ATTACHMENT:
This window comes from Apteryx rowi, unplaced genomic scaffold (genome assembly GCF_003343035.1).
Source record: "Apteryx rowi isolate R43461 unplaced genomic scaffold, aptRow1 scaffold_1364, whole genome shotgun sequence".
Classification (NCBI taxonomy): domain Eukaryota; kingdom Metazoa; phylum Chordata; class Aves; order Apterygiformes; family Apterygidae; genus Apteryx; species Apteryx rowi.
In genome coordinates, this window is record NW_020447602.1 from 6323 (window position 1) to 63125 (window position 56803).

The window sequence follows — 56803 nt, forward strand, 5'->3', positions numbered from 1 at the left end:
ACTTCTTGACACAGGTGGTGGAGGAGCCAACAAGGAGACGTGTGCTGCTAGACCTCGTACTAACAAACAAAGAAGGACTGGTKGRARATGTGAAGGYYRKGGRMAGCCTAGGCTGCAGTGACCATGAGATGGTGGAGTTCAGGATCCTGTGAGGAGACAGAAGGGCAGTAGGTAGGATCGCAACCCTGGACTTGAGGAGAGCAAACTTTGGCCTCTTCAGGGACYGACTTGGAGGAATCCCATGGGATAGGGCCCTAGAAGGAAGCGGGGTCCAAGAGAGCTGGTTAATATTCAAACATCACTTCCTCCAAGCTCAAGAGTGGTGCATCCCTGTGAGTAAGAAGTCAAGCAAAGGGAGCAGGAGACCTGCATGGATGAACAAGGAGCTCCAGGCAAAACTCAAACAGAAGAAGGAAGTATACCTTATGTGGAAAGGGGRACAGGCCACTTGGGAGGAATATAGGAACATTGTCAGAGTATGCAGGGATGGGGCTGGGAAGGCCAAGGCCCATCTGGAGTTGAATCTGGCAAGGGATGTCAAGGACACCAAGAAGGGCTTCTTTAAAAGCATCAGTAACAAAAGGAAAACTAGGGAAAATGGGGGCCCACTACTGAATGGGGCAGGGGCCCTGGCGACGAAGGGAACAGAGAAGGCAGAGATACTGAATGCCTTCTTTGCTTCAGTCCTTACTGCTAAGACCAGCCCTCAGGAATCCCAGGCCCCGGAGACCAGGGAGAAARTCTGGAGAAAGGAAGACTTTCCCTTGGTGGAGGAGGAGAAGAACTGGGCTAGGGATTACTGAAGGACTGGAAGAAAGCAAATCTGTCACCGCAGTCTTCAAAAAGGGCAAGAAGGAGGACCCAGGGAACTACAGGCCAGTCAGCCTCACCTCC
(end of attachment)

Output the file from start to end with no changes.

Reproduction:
This window comes from Apteryx rowi, unplaced genomic scaffold (genome assembly GCF_003343035.1).
Source record: "Apteryx rowi isolate R43461 unplaced genomic scaffold, aptRow1 scaffold_1364, whole genome shotgun sequence".
Classification (NCBI taxonomy): domain Eukaryota; kingdom Metazoa; phylum Chordata; class Aves; order Apterygiformes; family Apterygidae; genus Apteryx; species Apteryx rowi.
In genome coordinates, this window is record NW_020447602.1 from 6323 (window position 1) to 63125 (window position 56803).

The window sequence follows — 56803 nt, forward strand, 5'->3', positions numbered from 1 at the left end:
ACTTCTTGACACAGGTGGTGGAGGAGCCAACAAGGAGACGTGTGCTGCTAGACCTCGTACTAACAAACAAAGAAGGACTGGTKGRARATGTGAAGGYYRKGGRMAGCCTAGGCTGCAGTGACCATGAGATGGTGGAGTTCAGGATCCTGTGAGGAGACAGAAGGGCAGTAGGTAGGATCGCAACCCTGGACTTGAGGAGAGCAAACTTTGGCCTCTTCAGGGACYGACTTGGAGGAATCCCATGGGATAGGGCCCTAGAAGGAAGCGGGGTCCAAGAGAGCTGGTTAATATTCAAACATCACTTCCTCCAAGCTCAAGAGTGGTGCATCCCTGTGAGTAAGAAGTCAAGCAAAGGGAGCAGGAGACCTGCATGGATGAACAAGGAGCTCCAGGCAAAACTCAAACAGAAGAAGGAAGTATACCTTATGTGGAAAGGGGRACAGGCCACTTGGGAGGAATATAGGAACATTGTCAGAGTATGCAGGGATGGGGCTGGGAAGGCCAAGGCCCATCTGGAGTTGAATCTGGCAAGGGATGTCAAGGACACCAAGAAGGGCTTCTTTAAAAGCATCAGTAACAAAAGGAAAACTAGGGAAAATGGGGGCCCACTACTGAATGGGGCAGGGGCCCTGGCGACGAAGGGAACAGAGAAGGCAGAGATACTGAATGCCTTCTTTGCTTCAGTCCTTACTGCTAAGACCAGCCCTCAGGAATCCCAGGCCCCGGAGACCAGGGAGAAARTCTGGAGAAAGGAAGACTTTCCCTTGGTGGAGGAGGAGAAGAACTGGGCTAGGGATTACTGAAGGACTGGAAGAAAGCAAATCTGTCACCGCAGTCTTCAAAAAGGGCAAGAAGGAGGACCCAGGGAACTACAGGCCAGTCAGCCTCACCTCC